Currently, untreatable conditions like Parkinson's disease, Alzheimer's disease, cardiovascular diseases, and spinal cord injuries could be treated using strategies to repair or replace damaged nerve cells. Furthermore, regenerative medicine could address age-related degeneration by rejuvenating or replacing aged cells and tissues, leading to advancements in anti-ageing therapies and the restoration of youthful functions.

If combined with artificial intelligence, soft intelligence biomaterials, and nanorobotics, regenerative medicine potential could be heightened even further.

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Find out about Tissue Engineering and Regenerative Medicine and how they work.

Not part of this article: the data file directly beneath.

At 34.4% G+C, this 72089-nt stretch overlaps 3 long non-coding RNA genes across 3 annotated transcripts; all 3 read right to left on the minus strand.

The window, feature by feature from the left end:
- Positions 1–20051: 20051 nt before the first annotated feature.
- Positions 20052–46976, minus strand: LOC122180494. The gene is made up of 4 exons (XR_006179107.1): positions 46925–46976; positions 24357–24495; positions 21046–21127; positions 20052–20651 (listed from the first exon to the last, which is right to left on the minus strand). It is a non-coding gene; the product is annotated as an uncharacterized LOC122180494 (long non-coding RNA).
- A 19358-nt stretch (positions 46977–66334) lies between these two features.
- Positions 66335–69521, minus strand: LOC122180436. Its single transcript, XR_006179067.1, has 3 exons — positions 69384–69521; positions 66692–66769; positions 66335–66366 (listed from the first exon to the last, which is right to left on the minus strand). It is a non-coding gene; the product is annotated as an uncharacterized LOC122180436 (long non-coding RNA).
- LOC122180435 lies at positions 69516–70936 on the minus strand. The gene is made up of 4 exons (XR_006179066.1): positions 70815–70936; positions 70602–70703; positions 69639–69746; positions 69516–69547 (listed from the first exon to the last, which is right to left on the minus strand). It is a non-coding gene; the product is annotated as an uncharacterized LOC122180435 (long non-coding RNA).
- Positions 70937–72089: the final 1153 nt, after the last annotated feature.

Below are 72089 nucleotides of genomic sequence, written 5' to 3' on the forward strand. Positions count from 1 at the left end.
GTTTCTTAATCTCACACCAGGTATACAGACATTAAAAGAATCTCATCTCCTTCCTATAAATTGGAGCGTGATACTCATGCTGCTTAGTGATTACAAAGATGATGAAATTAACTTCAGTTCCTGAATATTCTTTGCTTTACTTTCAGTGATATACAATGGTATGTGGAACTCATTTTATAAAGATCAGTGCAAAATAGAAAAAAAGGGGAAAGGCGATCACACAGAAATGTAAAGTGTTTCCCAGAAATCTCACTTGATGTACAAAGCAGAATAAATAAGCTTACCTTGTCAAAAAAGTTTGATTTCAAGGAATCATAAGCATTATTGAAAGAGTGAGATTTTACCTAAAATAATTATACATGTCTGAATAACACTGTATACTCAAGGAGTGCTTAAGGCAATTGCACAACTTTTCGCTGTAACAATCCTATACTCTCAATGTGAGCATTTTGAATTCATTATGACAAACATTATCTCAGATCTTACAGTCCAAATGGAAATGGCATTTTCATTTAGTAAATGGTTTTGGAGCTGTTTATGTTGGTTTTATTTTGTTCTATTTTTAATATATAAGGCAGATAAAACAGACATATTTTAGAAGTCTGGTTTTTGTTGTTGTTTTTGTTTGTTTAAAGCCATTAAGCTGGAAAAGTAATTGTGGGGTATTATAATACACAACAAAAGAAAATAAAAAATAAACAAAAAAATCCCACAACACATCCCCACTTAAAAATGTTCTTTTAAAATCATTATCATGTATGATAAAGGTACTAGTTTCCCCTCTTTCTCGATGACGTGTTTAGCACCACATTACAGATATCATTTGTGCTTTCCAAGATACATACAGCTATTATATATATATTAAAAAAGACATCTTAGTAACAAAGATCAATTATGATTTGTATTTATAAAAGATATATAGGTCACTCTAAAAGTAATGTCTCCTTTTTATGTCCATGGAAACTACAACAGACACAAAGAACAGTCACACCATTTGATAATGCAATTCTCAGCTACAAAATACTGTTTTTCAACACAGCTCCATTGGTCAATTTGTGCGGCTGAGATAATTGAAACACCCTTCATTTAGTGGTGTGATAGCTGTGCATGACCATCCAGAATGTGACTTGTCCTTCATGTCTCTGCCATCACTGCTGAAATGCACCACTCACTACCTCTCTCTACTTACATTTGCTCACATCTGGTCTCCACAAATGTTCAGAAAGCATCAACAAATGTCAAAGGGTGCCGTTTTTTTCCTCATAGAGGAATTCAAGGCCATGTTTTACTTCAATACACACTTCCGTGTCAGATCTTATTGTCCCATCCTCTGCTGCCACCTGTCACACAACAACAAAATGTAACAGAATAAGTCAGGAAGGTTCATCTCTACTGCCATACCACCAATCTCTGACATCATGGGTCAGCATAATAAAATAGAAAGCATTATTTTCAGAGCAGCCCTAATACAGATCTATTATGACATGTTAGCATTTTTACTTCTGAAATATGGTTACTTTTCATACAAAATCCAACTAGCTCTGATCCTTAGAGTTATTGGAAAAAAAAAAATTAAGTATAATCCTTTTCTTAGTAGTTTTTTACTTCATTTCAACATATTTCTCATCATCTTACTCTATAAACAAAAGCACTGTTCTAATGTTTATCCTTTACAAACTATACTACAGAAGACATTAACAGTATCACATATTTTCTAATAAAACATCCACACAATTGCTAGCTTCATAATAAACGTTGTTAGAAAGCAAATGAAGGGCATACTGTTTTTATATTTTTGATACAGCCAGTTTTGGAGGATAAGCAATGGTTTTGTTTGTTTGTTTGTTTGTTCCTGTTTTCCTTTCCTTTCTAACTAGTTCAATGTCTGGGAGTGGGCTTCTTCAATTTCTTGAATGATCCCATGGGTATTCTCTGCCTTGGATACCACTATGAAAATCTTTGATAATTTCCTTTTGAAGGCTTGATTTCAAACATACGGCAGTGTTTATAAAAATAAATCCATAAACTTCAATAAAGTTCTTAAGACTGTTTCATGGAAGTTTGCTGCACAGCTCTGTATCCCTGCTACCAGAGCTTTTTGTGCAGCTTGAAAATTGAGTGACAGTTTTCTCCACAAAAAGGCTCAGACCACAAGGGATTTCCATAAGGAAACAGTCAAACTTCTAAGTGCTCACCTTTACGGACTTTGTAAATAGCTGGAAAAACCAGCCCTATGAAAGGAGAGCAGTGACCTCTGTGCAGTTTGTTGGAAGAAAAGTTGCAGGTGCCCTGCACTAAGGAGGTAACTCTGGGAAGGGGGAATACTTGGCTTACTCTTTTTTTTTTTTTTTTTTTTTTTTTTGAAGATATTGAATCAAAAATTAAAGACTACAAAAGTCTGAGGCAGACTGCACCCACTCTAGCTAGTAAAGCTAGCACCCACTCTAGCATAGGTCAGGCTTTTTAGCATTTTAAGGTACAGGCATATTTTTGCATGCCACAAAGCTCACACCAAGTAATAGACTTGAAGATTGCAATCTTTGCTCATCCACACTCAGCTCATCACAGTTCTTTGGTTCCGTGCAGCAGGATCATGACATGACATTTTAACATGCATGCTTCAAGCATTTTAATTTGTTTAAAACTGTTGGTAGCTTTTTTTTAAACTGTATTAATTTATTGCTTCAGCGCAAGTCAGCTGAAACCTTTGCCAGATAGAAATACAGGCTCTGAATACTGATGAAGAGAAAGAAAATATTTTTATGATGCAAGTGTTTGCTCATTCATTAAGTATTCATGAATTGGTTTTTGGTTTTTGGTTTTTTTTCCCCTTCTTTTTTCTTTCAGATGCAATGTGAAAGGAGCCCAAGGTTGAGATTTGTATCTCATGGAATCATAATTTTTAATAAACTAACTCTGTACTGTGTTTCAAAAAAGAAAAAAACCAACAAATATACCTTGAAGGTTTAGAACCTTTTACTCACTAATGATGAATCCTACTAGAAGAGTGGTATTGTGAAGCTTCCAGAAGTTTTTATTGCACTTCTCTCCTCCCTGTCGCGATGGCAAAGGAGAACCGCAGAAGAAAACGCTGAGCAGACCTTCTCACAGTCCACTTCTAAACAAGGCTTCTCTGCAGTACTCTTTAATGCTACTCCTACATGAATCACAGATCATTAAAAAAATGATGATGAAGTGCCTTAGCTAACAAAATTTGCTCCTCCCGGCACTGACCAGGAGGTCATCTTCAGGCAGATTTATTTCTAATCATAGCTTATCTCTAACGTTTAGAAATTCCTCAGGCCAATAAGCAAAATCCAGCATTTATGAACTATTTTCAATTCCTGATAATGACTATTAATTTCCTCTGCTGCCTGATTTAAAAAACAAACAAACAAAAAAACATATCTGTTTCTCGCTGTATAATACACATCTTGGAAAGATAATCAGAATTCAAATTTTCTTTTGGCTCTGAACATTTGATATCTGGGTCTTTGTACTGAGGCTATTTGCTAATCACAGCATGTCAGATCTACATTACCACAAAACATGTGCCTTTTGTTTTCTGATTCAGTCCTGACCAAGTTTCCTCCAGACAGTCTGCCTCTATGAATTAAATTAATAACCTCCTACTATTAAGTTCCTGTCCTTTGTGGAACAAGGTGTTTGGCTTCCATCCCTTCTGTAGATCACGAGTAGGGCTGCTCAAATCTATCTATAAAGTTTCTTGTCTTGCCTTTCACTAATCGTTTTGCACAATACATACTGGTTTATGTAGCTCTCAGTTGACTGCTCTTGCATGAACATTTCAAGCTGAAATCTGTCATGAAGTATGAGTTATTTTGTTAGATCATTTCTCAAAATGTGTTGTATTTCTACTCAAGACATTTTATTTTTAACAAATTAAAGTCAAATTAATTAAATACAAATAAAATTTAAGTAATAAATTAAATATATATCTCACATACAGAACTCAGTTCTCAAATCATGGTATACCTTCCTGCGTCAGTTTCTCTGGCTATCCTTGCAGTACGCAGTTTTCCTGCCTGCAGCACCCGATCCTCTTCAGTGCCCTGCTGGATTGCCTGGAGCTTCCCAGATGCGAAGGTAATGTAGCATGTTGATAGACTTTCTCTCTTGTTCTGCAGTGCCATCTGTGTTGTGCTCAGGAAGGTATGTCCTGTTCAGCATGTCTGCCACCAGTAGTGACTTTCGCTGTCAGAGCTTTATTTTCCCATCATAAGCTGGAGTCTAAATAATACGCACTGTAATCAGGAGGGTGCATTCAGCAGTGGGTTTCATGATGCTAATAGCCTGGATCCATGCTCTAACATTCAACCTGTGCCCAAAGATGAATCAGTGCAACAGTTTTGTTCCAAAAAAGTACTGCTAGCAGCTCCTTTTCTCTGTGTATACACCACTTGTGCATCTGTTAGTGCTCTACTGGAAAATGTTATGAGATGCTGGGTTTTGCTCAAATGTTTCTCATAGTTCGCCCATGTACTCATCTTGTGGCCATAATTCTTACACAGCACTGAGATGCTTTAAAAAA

The rapid progress in the field of stem cell research has laid strong foundations for their use in regenerative medicine applications of injured or diseased tissues. Growing evidences indicate that some observed therapeutic outcomes of stem cell-based therapy are due to paracrine effects rather than long-term engraftment and survival of transplanted cells. Given their ability to cross biological barriers and mediate intercellular information transfer of bioactive molecules, extracellular vesicles are being explored as potential cell-free therapeutic agents. In this review, we first discuss the state of the art of regenerative medicine and its current limitations and challenges, with particular attention on pluripotent stem cell-derived products to repair organs like the eye, heart, skeletal muscle and skin. We then focus on emerging beneficial roles of extracellular vesicles to alleviate these pathological conditions and address hurdles and operational issues of this acellular strategy. Finally, we discuss future directions and examine how careful integration of different approaches presented in this review could help to potentiate therapeutic results in preclinical models and their good manufacturing practice (GMP) implementation for future clinical trials.